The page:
By Elizabeth Lindqwister, 2019 Liljenquist Fellow, Prints & Photographs Division.
The Civil War is remembered as the bloodiest and most fatal war our country has ever faced. With over 600,000 deaths recorded, it’s difficult to imagine a conflict as emotionally prominent or as socially relevant in the fabric of our country’s history.
But it is precisely because of the Civil War’s magnitude that other proximal battles are ignored or overlooked. By the time the Civil War began, the Mexican-American War had just finished and various American-Indian Wars had been raging on for years. And just three decades after the Civil War’s end, the United States was again involved in a war, this time with Spain. It’s easy to forget, then, that there were hundreds of civilians situated at the juncture of these wars—like those who fought on the battlefields of Antietam and served on the ships of the Spanish War.
One such person was Janet “Jane” E. Jennings, a nurse who endured two separate wars, enjoyed a fruitful career as an author and reporter, and was known for her service as the “Angel of the Seneca.”
Janet Jennings was born about 1840 in Canada, to a family that grew to include eleven other children. After relocating to Green County, Wisconsin early in her life, Janet was raised in a modest Midwestern household. The Jenningses lived on rural farmland, where Janet, one of the eldest children, was tasked with taking care of her siblings and the household. This upbringing left little time for formal schooling, and yet, Janet became a county school teacher by the time she turned 16 years old.
Though Janet was perhaps most comfortable in her family-centric life in the Midwest, she was eventually drawn to the Civil War, determined to provide aid there in the same capacity as she had at home. Her younger brother, Guilford Dudley Jennings, had already enlisted in 1861 in a volunteer army corps. For the majority of the War, he served with the Third Wisconsin Infantry and Veteran Reserve Corps and rose in the ranks from an enlisted soldier to a Captain.
Guilford Dudley’s grave injuries at the 1863 Battle of Chancellorsville are what initially brought Janet to the barracks and tents of Washington’s Armory Square Hospital. After having nursed her brother to health that same year, Janet continued working at the hospital, despite being much younger than the average nurse. She served as a volunteer for “hire”, a decision of conscience made by many government nurses. Janet and fellow nurses were all logged on official government payrolls but, by “voluntary agreement,” returned their entire pay to a special “diet” fund for wounded soldiers. Janet herself claimed nurses served “without money and without price.”1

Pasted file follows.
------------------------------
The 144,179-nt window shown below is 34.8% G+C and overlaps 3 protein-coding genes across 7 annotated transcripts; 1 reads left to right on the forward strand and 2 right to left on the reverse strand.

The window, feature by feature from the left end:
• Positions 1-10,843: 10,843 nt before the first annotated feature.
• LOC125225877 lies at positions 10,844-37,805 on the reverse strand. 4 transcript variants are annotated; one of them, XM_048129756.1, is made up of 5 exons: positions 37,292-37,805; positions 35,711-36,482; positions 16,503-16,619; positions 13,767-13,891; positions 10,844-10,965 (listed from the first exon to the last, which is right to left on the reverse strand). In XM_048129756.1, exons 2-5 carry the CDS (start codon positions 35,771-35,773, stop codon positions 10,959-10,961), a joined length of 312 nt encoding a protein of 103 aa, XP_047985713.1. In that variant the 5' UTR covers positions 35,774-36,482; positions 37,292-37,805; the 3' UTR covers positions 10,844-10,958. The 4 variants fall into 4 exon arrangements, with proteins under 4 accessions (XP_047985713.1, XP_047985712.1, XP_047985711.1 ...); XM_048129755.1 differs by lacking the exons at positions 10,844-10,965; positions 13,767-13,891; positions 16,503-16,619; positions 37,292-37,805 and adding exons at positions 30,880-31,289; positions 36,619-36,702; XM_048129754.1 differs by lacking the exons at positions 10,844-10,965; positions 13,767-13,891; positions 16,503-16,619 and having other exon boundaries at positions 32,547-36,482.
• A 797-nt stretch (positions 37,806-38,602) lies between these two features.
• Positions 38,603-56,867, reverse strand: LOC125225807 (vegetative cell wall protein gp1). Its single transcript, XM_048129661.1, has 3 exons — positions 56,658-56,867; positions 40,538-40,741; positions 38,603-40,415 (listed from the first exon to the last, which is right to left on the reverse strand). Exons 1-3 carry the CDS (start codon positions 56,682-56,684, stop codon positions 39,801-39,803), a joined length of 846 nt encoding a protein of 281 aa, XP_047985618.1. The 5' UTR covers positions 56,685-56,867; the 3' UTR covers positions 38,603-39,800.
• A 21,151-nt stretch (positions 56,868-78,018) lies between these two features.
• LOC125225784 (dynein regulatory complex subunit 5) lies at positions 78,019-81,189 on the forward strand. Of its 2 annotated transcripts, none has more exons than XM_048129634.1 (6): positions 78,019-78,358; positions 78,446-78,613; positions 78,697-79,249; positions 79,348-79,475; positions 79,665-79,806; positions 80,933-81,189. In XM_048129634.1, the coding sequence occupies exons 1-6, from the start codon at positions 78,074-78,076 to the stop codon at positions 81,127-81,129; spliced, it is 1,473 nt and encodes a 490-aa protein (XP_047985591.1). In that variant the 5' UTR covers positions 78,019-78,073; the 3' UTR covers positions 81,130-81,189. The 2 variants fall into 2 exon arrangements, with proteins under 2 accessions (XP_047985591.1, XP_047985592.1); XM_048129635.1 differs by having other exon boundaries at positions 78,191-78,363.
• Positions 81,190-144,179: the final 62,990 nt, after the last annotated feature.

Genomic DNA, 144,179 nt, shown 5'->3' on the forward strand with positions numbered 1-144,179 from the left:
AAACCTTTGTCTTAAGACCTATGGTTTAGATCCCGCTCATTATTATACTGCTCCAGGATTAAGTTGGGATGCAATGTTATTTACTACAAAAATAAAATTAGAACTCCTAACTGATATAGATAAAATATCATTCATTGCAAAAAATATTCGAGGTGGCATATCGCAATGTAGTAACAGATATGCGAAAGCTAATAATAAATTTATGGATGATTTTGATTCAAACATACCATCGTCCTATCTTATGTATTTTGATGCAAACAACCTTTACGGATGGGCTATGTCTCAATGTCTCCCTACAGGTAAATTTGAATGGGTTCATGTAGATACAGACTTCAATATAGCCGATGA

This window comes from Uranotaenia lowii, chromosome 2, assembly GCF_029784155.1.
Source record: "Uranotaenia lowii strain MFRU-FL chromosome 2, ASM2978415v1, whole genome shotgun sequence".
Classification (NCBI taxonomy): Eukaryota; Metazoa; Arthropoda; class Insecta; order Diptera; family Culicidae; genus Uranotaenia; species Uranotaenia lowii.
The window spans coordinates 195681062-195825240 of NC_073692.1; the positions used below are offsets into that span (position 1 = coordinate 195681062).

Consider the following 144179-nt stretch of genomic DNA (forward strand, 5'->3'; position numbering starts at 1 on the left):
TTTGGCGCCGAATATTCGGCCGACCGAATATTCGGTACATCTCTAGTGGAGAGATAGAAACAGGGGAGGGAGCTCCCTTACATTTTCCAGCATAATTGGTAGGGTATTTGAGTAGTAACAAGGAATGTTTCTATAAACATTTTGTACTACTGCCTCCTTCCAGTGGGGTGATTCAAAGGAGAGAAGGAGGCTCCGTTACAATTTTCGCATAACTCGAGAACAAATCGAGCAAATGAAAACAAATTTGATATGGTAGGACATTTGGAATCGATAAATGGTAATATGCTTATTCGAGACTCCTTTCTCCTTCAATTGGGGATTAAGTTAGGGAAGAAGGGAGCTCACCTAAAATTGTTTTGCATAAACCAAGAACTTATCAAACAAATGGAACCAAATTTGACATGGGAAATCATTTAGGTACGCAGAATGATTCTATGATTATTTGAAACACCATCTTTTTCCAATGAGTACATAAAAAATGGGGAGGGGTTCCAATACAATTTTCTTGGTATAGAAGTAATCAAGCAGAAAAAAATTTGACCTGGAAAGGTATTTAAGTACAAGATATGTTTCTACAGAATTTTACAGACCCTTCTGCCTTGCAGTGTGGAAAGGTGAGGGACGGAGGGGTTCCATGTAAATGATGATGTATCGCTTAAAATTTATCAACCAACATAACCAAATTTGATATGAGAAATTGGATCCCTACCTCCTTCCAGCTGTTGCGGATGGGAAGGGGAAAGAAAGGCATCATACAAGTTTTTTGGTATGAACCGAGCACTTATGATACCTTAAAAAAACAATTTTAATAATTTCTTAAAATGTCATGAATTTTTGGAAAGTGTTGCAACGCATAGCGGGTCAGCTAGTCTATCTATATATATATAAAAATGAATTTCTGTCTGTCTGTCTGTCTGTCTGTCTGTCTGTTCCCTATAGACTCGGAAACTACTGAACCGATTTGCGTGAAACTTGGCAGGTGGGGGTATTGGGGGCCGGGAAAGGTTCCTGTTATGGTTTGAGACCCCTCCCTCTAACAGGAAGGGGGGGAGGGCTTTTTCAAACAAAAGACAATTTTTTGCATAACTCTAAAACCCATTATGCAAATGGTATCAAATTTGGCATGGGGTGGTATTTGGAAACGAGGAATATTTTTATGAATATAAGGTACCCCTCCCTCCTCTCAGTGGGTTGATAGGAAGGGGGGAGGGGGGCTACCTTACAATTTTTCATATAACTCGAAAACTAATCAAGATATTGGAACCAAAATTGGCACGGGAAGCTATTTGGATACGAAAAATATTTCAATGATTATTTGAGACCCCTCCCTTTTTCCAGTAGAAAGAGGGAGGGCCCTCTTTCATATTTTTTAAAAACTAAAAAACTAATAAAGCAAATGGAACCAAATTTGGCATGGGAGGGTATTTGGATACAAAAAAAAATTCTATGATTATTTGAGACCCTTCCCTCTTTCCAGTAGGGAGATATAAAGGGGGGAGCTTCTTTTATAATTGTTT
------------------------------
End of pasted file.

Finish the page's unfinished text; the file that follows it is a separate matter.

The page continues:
Noble volunteer services aside, Janet’s young age and unmarried status complicated her official hire; nursing superintendents like Dorothea Dix mandated that nurses in her hospitals were of a requisite 35 years old and, preferably, married. Janet, single and younger than 30 years old, met neither of these requirements. But because Dorothea Dix was not the sole figure appointing nurses into hospitals, Janet was able to earn a formally enlisted nursing position at Armory Square in 1864, by the recommendation of hospital superintendent Doctor Willard Bliss. Janet eventually took charge of a few hospital units at Armory Square, where she remained until she was discharged in August 1865. Her successful nursing career led her to the side of Clara Barton, who would become a close associate of hers after the war.2
Though Janet’s contributions to the Civil War should not be overlooked, she is perhaps more well-known and celebrated for her journalism and service in the Spanish-American War. Following the Civil War, Janet found herself settling down into a calmer, yet equally as exciting, life as a government employee and reporter. She worked for the United States Treasury Department for 15 years, retiring only once her health interfered with her work abilities. From this point until the onset of the Spanish-American War, Janet was a freelance reporter, contributing articles for multiple newspapers located in the United States and in countries abroad.